A passenger jet crashed into a crowded suburb of the Nigerian city of Lagos on Sunday, killing all 153 passengers and crew. One hundred and fifty three. I think in this day and age, tragedies like this are seen only as numbers, because we live in the age of the twenty four hour news cycle we become, not desensitized, but distracted or maybe disengaged from certain things.
The plane took off from Abuja and was due to land at Lagos airport when it crashed into a furniture workshop, then into residential buildings in the Agege area of the city and exploded. It is likely that there will be further casualties among the residents of the buildings.
I’m Irish. I grew up in a divided Ireland. North and South. English versus Irish. Catholic versus Protestant. My people killed themselves and others needlessly, over religion, over God, over territory, land, history and politics. The Troubles as we like to call them, lasted nearly thirty years until the Good Friday Agreement brought something resembling peace, although there are still factions fighting and killing. Growing up, death was all around you, there was no internet when I was a kid, no mobile phones, no Sky News, no Fox News. You got your news from the radio, the newspaper and from the Nine O’ Clock news on television.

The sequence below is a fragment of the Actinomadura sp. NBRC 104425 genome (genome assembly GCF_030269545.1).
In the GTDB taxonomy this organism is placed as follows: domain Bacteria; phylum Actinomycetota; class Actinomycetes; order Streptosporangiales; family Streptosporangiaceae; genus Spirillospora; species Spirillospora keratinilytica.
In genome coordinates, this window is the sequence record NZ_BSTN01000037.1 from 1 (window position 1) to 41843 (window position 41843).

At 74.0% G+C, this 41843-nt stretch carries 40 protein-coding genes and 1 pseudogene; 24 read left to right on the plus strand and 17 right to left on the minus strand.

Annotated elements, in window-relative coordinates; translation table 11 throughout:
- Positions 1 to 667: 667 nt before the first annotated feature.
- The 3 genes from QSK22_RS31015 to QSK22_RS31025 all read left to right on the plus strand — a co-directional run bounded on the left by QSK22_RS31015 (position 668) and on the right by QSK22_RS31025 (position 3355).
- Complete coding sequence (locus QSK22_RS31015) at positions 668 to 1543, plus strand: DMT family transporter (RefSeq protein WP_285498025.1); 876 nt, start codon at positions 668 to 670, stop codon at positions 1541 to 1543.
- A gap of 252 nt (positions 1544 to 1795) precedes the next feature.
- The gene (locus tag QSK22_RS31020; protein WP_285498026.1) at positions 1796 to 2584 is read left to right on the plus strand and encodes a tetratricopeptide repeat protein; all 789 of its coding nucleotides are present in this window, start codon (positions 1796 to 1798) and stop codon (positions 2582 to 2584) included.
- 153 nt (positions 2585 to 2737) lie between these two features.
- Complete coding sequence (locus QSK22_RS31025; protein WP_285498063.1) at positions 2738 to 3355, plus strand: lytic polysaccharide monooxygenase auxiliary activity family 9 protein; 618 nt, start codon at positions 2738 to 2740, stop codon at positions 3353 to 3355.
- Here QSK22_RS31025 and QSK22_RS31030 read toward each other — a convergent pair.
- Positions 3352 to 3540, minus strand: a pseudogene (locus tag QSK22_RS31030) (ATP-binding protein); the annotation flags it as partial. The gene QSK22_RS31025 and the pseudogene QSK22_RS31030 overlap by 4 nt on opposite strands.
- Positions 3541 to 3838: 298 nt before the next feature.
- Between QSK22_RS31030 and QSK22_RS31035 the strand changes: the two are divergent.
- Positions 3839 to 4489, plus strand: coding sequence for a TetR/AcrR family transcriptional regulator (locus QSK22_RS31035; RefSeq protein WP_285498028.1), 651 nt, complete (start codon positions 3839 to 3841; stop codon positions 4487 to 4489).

And there is where you heard it, a child killed by a stray bullet, an Irish mother killed for trying to help an injured English soldier, fathers murdered in front of their children, people tortured, raped, beaten, killed, abducted and to this day most of the bodies have not been recovered. I remember the Omagh Bombing vividly because I was older and in the kitchen preparing for the start of a new school term in a few weeks when it came on the radio and my mother ran across the kitchen to the small television to turn it on, where a program was interrupted to reveal the gory details of the bomb attack.
As a kid listening to all this, it just becomes the soundtrack to your childhood, playing softly in the background and every now and then there is an Omagh or a bombing in Northern Ireland, in England or in the South of Ireland. And for every bomb that was found and deactivated by the Police force, there was another one that wasn’t, for every warning phone call, there was a No Warning car bomb, another blast. More death, more loss, more misery.
I refer to Irish people as my people but every person from every walk of life is my people, we are all human, prone to the same glaring mistakes and glittering triumphs, the same tired old clichés, worries and fears, we all hurt, we all feel the loss and we all grieve when it comes to our town, where we live, when it happens to people we know or people who knew the dead.
Death is a five lettered word, so is Peace, which is what we hope the dead have and the grieving will achieve, hopefully sooner rather than later.